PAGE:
The grant of the certificate shall be notified to the Board of the Cartagena Agreement, which in turn shall bring it to the notice of the other Member Countries for the purposes of the recognition thereof.

21. The term of the breeder’s certificate shall be from 20 to 25 years in the case of vines, forest trees and fruit trees, including their rootstocks, and from 15 to 20 years for other species, calculated in both cases from the date of grant, as determined by the competent national authority.

Chapter V Obligations and Rights of the Breeder

22. The owner of a variety entered in the Register of Protected Plant Varieties shall be under the obligation to maintain it and reconstitute it as necessary throughout the term of the breeder’s certificate.

23. A breeder’s certificate shall give the owner thereof the right to bring administrative or judicial actions under his national legislation with a view to preventing or restraining any acts that constitute infringement or violation of his right, and securing the appropriate forms of compensation or indemnification.

24. The grant of a breeder’s certificate shall confer on the owner thereof the right to prevent third parties from engaging without his consent in the following acts in respect of reproductive, propagating or multiplication material of the protected variety:

(a) production, reproduction, multiplication or propagation;

(b) preparation for the purposes of reproduction, multiplication or propagation;

(c) offering for sale;

(d) sale or any other act that entails placing reproductive, propagating or multiplication material on the market for commercial purposes;

(e) exportation;

(f) importation;

(g) possession for any of the purposes mentioned in the foregoing subparagraphs;

(h) commercial use of ornamental plants or parts of plants as multiplication material for the production of ornamental and fruit plants, or parts thereof or cut flowers;

(i) the performance of the acts mentioned in the foregoing subparagraphs in respect of harvested material, including entire plants and parts of plants, obtained through the unauthorized use of reproductive or multiplication material of the protected variety, unless the owner has had reasonable opportunity to exercise his exclusive right in relation to the said reproductive or multiplication material.

The breeder’s certificate shall likewise entitle the owner thereof to exercise the rights specified in the foregoing subparagraphs in respect of varieties that are not clearly distinguishable from the protected variety, within the meaning of Article 10 of this Decision, and in respect of varieties whose production calls for repeated use of the protected variety.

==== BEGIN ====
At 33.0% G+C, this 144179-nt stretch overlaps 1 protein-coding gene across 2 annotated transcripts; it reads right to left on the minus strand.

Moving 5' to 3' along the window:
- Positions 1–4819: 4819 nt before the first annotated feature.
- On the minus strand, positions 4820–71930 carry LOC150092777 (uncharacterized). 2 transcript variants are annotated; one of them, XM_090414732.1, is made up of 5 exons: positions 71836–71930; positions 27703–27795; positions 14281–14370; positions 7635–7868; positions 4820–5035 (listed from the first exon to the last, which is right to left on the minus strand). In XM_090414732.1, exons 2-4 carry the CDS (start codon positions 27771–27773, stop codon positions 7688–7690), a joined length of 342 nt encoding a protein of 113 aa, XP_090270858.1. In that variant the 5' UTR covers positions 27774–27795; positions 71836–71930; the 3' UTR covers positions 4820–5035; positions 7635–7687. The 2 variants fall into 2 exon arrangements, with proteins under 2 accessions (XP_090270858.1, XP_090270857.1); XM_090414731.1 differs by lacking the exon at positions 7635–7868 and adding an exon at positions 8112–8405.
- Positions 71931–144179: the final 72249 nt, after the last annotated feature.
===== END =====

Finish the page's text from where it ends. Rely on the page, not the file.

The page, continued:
The competent national authority may confer on the owner the right to prevent third parties from engaging, without his consent, in the acts specified in the foregoing subparagraphs in respect of varieties essentially derived from the protected variety, except where the latter variety is itself an essentially derived variety.

25. The breeder’s certificate shall not confer on the owner thereof the right to prevent third parties from using the protected variety where such use is made:

(a) in a private circle, for non-commercial purposes;

(b) for experimental purposes;

(c) for the breeding and exploitation of a new variety, except in the case of a variety essentially derived from a protected variety. The said new variety may be registered in the name of the breeder thereof.

26. Anyone who stores and sows for his own use, or sells as a raw material or food, the product of his cultivation of the protected variety shall not be thereby infringing the breeder’s right. This Article shall not apply to the commercial use of multiplication, reproductive or propagating material, including whole plants and parts of plants of fruit, ornamental and forest species.

27. Breeders’ rights may not be invoked against the acts mentioned in Article 24 of this Decision where the material of the protected variety has been sold or otherwise marketed by the owner of the said right, or with his consent, except where those acts involve:

(a) further reproduction, multiplication or propagation of the protected variety, subject to the limitation specified in Article 30 of this Decision;

(b) exportation of the material of the protected variety, such as would permit reproduction thereof, to a country that does not grant protection to the varieties of the plant species to which the exported variety belongs, except where the said material is for human, animal or industrial consumption purposes.

28. Where necessary, the Member Countries may adopt measures for the regulation or control, on their territory, of the production or marketing, importation or exportation of

reproductive or multiplication material of a variety, provided that such measures do not imply disregard for the breeders’ rights recognized by this Decision, or hamper the exercise thereof.

Chapter VI Licensing

29. The owner of a breeder’s certificate may grant licenses for the exploitation of the variety.

30. With a view to ensuring adequate exploitation of the protected variety, in exceptional circumstances affecting national security or the public interest, national governments may declare the said variety freely available subject to equitable compensation of the breeder.